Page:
Previously this year, a story in Rolling Stone circulated about a rape on a college campus and many people called foul on the accusations, proof, and reporting. The publication even retracted the story’s veracity. But not everyone is dismissive of the entire story while advocates of campus assault worried about the others attempting to report violence. And Mr. Dick points out that the Department of Education is in fact investigating 90 colleges for treatment of sexual assault complaints.

Yet The Hunting Ground is looking to bring public shaming to those campuses unwilling to investigate sexual assault claims and implement a change in accepting rape culture. The film names campuses and accused, including 2013 Heisman Trophy winner Jameis Winston, while offering the chance for those accused to make a public statement.

In 2012, Winston was accused by Erica Kinsman but cleared of violating Florida State University’s student code of conduct and never charged by police. Expected to draft high in the N.F.L., the documentary has the ability to put a spotlight on the allegations and investigation by the school.

This is the first time that Kinsman has openly discussed her side of the alleged assault after being forced out of university, thanks to death threats and personal confrontations. Giving honest details, she recounts a tale of being roofied, kidnapped, and then assaulted.

As for the presidents of the six universities named in the film, not a one responded to putting an institution’s point of view and/or defense on film. While saying that “all of them passed or did not respond at all,” Mr. Dick also added that calling an additional 35 schools resulted in the similar “no response or they passed on the interview.”

Harvard’s Drew Gilpin Faust seems to be avoiding phone calls after proclaiming to the Washington Post in December that the campus would be establishing a central office solely for complaint investigations. Both the law school and college are involved in the federal investigation by the Department of Education.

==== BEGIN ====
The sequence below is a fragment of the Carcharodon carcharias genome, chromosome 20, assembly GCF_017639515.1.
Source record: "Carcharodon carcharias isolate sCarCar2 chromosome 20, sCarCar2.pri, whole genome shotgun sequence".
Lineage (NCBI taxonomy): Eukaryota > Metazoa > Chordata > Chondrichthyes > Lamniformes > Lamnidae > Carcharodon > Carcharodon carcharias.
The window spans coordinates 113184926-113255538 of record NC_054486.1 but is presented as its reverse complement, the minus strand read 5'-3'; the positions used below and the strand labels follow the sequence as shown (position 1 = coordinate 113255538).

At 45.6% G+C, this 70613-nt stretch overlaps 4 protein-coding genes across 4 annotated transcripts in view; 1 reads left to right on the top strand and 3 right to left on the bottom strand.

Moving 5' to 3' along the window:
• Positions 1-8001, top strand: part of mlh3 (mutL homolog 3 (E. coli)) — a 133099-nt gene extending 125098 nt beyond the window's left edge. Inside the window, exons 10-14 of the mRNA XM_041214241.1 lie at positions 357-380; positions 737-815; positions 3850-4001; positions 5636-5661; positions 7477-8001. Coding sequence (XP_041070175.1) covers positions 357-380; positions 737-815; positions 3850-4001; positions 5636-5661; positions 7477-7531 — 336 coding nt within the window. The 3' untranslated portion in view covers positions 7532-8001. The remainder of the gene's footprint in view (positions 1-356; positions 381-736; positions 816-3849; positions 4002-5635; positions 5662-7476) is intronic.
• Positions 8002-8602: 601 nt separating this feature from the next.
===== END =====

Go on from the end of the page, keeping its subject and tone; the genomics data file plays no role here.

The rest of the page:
“I think the discussion of the past year has shone a light on the level of concern and the widespread nature of these issues.” She also believes Harvard is doing everything possible to create a better environment. “

“I think we’ve responded and been very committed to making sure that our campus is a safe place and that everybody on our campus feels able to take full advantage of the opportunities on the campus without fear of physical harm.”

When questioned about Washington’s role in sexual violence issues, Faust was honest but reserved. “The federal government’s spotlight on this has certainly intensified all of our attention to the issue in ways that are important for the concerns and safety of our students.”

CNN is set to air the documentary by the end of the year. After showing the documentary Blackfish, which has been linked to declining SeaWorld profits, the network has proven the ability to reach a wider audience. And executives are not afraid to side with controversial topics.

The Times notes that Jeff Zucker, president of CNN Worldwide, dismissed the possibility of aggressive commentary by higher education officials. “They’re on the wrong side.” 

Zucker added, “We’re not afraid.” Meanwhile, Senator Boxer added, “Believe me, there will be fallout.” But the question is will anything change for the number of rape victims on campus, and will anyone listen to their pleas to be heard when the glittery lights fade away?

Radius-TWC, a division of The Weinstein Company, will be releasing The Hunting Ground in theaters on March 20.


Sources: New York Times, Entertainment Weekly, Office of Kirsten E. Gillibrand, Washington Post

Share this Story

Follow Us
Follow I4U News on Twitter

Follow I4U News on Facebook

You Might Also Like

Now Watch

Read the Latest from I4U News


blog comments powered by Disqus

Related Posts

Leave a Reply

Your email address will not be published. Required fields are marked *